The song I'm posting below, "Bird Watching at Inner Forest", is an excellent example of Oyamada's attention to detail. Just listen to the way a recording of birds randomly chirping quickly metamorphosizes into a melodic loop that becomes the backbone of the entire song. Listen to how tight the interplay is between the strumming of his guitar and those constantly changing drum patterns. And most amazingly listen to how, at about the 3:30 mark, he actually manages to use the sound of fluttering wings in place of a drum fill.

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i'm not gonna spend my life on music banter trying to convince people the earth is flat.
A Night in the Life of the Invisible Man

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25 Albums You Should Hear Before the Moon Crashes into the Earth and We All Die


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Old 06-17-2010, 06:48 PM   #38 (permalink)
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I have Fantasma and I absolutely adore it. One of the funnest, most eclectic albums I have. You're right, it's great music to walk to and it just has a way of putting the listener in a better mood. I have no idea why I haven't checked some of his other works.
That song definitely convinced me to though. I love how the bird chirping was used almost as a percussive instrument during the verse.
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Old 06-17-2010, 06:53 PM   #39 (permalink)
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I have Fantasma and I absolutely adore it. One of the funnest, most eclectic albums I have. You're right, it's great music to walk to and it just has a way of putting the listener in a better mood. I have no idea why I haven't checked some of his other works.
That song definitely convinced me to though. I love how the bird chirping was almost used as a percussive instrument during the verse.
Fantasma is a great album too. I think you'll find Point kind of stylistic departure from it though, it's much more mellow and has more of a singular style than Fantasma has. Both are great albums though, as is Sensuous.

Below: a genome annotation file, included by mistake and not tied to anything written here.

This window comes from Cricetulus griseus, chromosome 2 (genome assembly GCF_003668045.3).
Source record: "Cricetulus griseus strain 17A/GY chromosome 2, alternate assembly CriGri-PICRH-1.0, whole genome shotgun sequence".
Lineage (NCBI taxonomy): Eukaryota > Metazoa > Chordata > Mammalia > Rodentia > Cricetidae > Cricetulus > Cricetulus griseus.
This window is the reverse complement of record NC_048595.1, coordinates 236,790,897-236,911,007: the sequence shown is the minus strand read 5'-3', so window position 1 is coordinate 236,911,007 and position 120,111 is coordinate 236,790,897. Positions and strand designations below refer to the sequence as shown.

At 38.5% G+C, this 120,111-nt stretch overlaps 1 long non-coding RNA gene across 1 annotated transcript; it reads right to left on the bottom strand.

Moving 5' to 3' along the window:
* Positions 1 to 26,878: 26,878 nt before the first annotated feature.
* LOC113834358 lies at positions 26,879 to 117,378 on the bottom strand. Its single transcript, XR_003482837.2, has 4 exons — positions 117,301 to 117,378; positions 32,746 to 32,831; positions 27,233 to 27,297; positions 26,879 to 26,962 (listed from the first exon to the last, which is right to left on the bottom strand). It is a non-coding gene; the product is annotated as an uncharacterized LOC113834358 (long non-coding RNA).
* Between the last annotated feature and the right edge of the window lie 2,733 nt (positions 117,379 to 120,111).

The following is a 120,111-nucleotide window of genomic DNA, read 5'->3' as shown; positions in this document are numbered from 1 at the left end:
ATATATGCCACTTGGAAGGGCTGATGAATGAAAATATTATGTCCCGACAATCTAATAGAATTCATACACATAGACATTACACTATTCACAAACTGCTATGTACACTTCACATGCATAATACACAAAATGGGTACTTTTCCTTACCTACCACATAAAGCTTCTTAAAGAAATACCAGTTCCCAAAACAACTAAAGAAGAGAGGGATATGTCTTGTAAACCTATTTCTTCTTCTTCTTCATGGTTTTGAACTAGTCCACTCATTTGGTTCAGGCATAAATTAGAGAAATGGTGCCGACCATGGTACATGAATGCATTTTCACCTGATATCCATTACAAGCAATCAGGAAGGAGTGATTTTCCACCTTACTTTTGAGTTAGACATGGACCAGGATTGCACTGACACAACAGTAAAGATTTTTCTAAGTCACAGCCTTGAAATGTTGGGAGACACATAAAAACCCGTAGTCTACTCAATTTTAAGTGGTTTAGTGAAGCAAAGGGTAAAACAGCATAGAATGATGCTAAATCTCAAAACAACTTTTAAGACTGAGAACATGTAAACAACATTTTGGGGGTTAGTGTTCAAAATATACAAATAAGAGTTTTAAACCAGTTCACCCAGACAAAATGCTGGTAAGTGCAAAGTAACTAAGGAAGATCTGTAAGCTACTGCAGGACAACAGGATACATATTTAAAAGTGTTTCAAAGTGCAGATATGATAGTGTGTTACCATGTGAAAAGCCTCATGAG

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i'm not gonna spend my life on music banter trying to convince people the earth is flat.
A Night in the Life of the Invisible Man

Time & Place

25 Albums You Should Hear Before the Moon Crashes into the Earth and We All Die


last.fm
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Old 06-20-2010, 06:06 PM   #40 (permalink)
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18. Harry Nilsson—The Point! (1971)

Hey look, this album has almost the exact same title as the last one I reviewed! Mere coincidence? Or am I in fact sneaky enough to have grouped these two albums together in my list intentionally? I'll leave that for you to decide.

What we have here is an outrageously good pop album ostensibly written for children but which is certainly equally appealing to adults. If you're unfamiliar with it, it's a concept album that tells the story of a round-headed boy born in a town of people who all have pointy heads; and for the record, yes, Nilsson did once confirm in an interview that he came up with the premise while on acid. Not surprisingly my introduction to it was during early childhood, and no doubt it was one of the first records I actually owned. I loved it as a kid but as I grew older I kind of forgot about it, until one day in my mid-20s I heard it playing in a coffee shop. It's a testament to how well-written it is that shortly thereafter I re-acquired it and promptly fell in love with it all over again.

Nilsson was one of those amazing people who make songwriting and performing sound so easy. His voice was beautifully melodic without ever for a second sounding like he was trying hard at all. His songs—in general from what I know but specifically on this album—always sound spontaneous, like he just picked up an instrument and started playing, though they are in fact often elaborately orchestrated. On top of that, the whole thing hangs together supremely as an album both sonically and in terms of the story, which is quite well crafted itself. And most impressively, even though this fable is a tale of exile and isolation, it is incredibly uplifting, lighthearted and beautiful.

Tough days ahead? The end of the world weighing too heavily on your mind? Give this album a listen. I promise it will make you smile.

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i'm not gonna spend my life on music banter trying to convince people the earth is flat.
A Night in the Life of the Invisible Man

Time & Place

25 Albums You Should Hear Before the Moon Crashes into the Earth and We All Die


last.fm